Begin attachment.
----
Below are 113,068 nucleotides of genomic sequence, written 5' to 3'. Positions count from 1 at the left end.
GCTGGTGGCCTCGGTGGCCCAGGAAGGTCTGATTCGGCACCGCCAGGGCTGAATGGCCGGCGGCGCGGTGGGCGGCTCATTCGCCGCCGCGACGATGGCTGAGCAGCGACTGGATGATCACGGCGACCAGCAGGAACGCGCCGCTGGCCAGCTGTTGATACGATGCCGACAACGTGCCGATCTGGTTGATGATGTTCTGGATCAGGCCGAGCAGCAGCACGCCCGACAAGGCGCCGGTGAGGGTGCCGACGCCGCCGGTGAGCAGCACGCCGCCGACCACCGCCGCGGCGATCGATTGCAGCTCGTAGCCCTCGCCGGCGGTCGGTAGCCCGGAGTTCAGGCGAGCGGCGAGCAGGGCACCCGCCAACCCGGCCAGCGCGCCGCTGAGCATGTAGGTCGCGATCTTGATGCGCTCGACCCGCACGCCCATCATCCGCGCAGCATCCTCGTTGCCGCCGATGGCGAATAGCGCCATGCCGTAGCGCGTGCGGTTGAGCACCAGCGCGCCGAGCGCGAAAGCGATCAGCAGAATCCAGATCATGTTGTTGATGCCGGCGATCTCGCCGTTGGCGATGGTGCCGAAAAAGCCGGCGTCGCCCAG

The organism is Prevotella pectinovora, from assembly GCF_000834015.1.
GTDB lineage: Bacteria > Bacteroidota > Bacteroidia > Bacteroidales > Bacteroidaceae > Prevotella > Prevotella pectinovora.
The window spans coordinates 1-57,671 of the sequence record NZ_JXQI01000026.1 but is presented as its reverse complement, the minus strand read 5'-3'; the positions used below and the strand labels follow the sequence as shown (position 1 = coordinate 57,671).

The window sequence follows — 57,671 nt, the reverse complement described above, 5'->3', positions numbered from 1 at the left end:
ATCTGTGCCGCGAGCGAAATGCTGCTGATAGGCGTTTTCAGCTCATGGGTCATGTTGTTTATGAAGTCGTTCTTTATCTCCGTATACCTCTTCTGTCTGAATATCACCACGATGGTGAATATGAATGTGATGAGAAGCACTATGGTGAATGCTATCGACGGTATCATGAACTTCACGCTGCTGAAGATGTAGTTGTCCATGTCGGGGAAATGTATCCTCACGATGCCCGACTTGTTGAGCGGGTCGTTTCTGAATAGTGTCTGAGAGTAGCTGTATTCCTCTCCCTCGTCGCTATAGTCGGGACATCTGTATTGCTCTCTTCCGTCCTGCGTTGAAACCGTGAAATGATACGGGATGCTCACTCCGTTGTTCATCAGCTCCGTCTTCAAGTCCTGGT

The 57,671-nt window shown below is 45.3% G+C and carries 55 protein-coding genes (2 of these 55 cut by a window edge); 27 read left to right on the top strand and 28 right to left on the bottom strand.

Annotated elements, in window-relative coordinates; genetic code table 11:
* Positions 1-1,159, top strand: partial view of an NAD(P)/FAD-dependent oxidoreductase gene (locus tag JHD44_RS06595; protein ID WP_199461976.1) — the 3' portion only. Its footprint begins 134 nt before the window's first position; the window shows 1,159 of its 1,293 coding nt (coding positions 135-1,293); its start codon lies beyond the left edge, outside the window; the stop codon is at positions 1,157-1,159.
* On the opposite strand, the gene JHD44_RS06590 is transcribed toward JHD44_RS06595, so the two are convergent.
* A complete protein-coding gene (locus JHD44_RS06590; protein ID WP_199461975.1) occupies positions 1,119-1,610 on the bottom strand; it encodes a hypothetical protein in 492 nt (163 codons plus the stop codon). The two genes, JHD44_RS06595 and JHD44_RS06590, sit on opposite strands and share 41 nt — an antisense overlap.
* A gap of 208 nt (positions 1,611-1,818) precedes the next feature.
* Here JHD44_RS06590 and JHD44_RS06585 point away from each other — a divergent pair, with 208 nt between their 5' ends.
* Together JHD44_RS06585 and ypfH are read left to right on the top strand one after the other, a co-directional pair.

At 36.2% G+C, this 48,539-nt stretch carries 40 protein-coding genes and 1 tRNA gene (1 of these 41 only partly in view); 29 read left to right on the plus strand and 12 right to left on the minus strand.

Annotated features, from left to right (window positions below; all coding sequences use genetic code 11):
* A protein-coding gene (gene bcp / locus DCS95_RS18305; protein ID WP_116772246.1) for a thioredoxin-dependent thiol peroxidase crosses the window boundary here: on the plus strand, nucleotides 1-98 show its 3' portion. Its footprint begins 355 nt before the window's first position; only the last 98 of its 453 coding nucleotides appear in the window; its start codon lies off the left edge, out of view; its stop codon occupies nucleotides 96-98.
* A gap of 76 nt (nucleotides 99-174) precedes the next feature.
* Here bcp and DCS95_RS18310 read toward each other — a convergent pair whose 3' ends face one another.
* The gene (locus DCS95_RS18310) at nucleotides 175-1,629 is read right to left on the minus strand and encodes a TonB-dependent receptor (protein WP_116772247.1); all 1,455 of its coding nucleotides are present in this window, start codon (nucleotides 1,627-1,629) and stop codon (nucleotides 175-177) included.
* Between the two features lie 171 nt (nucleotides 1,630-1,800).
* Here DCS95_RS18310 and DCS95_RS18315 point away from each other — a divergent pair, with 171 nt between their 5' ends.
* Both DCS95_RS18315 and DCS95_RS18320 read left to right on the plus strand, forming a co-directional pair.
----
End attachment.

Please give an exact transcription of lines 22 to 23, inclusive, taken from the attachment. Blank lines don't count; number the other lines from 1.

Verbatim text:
* Between the two features lie 171 nt (nucleotides 1,630-1,800).
* Here DCS95_RS18310 and DCS95_RS18315 point away from each other — a divergent pair, with 171 nt between their 5' ends.